“Doctors can add value to the team they are working in and tailor their work around their strengths and weaknesses. People’s lived experiences can enrich the community they serve.

“A diagnosis of a health condition or disability will not prevent studying or practising. Organisations must make reasonable adjustments, in line with equality legislation, to remove barriers people face because of their disability.2

“Leaders must take responsibility for ensuring working environments are inclusive and that doctors receive well organised inductions—our research found poor inductions can impact wellbeing and patient safety and impacts on recruitment and retention.3

“We run free Welcome to UK Practice workshops for doctors, regardless of experience, suitable for doctors returning to work. It provides practical advice, learning opportunities about our key standards and guidance, and explores ethical scenarios doctors may encounter.4

“Support is available for doctors who take unplanned breaks in practice in either meeting the requirements of revalidation or in deciding to temporarily give up their licence.5

“Doctors’ experience is valued and they should be encouraged and supported to return to practice.”

Appreciate your unique experience

Amrita Sen Mukherjee, founder of Your Wellbeing Doctor (https://yourwellbeing.doctor), says, “This question resonates deeply with me because I understand the impact that periods of absence can have on doctors. Whether it’s because of illness, disability, childcare, parental care, or compassionate leave, the emotions that accompany such absences are universal: grief, shame, despair, and anxiety.

“As doctors we commit ourselves to protecting others but often neglect our own wellbeing, even when we have been harmed, such as during a period of absence.

“Take a moment to reflect on your personal definition of what it means to be a doctor. Embody this definition and ensure it aligns with your values, rather than conforming to someone else’s imposed ideology. Embracing your unique understanding of the doctor’s role can empower you to navigate your journey with authenticity.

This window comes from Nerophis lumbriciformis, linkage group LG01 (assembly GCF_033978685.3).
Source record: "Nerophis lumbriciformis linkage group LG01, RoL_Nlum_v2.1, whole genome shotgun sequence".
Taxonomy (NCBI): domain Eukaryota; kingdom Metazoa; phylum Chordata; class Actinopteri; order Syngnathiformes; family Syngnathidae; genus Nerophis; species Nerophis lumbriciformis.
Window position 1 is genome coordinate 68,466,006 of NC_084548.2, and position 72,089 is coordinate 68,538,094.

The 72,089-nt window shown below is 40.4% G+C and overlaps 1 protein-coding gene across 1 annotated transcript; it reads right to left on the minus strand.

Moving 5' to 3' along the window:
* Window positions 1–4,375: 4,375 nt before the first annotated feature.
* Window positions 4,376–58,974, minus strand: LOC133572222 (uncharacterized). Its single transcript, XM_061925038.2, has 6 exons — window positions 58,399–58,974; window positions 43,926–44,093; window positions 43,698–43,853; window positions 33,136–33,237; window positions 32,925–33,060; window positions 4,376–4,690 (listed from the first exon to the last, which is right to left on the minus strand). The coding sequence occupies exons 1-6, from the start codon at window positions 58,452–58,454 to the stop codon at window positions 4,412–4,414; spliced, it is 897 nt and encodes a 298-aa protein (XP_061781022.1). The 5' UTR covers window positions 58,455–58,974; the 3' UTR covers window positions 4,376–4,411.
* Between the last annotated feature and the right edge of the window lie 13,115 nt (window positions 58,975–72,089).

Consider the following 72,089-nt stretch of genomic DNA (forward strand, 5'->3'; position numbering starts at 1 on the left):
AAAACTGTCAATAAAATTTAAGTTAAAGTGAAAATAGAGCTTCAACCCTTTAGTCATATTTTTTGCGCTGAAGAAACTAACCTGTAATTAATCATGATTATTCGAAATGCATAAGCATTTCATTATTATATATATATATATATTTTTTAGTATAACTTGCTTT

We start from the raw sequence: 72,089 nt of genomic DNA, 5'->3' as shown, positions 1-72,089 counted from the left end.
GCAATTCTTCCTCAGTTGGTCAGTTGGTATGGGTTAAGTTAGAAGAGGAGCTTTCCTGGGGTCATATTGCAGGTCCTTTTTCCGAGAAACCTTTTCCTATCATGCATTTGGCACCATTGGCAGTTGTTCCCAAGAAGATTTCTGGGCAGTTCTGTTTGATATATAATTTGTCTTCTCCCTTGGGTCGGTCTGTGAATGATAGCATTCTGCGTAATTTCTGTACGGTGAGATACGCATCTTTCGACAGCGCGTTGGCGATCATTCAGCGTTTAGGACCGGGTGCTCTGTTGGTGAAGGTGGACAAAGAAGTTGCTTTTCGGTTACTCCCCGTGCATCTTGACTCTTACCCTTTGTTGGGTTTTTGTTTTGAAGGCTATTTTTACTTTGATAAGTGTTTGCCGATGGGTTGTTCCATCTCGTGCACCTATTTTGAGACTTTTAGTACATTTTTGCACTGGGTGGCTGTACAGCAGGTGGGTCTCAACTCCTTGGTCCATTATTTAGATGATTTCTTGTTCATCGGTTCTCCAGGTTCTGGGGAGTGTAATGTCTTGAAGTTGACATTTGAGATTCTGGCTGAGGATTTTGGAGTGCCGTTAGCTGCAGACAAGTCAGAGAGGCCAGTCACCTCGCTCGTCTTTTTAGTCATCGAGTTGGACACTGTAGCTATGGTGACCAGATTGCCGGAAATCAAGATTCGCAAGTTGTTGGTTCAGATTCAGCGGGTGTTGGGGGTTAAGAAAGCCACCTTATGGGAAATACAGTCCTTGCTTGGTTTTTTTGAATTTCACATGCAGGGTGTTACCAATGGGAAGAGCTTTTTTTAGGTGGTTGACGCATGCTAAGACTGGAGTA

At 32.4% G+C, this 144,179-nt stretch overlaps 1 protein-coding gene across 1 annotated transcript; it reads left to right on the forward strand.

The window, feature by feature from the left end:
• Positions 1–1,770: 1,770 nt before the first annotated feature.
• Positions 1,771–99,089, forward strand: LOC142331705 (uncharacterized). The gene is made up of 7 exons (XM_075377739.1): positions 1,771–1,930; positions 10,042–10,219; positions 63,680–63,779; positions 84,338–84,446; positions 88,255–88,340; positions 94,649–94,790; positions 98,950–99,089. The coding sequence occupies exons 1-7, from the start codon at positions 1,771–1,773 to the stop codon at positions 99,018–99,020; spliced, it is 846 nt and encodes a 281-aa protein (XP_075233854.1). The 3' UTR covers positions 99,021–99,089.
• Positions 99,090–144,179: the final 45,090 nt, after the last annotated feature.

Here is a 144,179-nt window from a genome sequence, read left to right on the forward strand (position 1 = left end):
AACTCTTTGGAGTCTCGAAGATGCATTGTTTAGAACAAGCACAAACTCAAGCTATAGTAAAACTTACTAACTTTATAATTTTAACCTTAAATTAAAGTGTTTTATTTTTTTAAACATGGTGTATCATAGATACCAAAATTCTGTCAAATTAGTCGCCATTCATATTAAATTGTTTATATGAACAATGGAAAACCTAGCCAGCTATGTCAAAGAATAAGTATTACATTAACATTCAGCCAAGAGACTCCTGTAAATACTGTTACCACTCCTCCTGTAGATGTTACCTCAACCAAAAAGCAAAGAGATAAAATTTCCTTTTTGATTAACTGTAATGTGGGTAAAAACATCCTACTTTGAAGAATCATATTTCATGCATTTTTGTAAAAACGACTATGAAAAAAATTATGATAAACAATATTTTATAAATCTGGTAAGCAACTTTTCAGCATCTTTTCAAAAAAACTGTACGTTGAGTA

“Remember that, as a doctor, you possess a wealth of transferable skills. While the way in which you use these skills may evolve and adapt, it doesn’t diminish your capabilities. Embrace the opportunity to challenge traditional practices and be a trailblazer, integrating modern principles into your approach.

“Your journey as a doctor is entirely your own. Don’t shy away from acknowledging and embracing this truth. Each person’s path is shaped by a unique combination of experiences, including periods of absence. Recognise that your journey is valid and embrace the lessons and growth that come from it.

“You can absolutely progress as a doctor even if you’ve had a period of absence. By redefining your understanding of the doctor’s identity, and embracing your transferable skills and individual path, you can continue to grow both personally and professionally, making a meaningful impact.”

Footnotes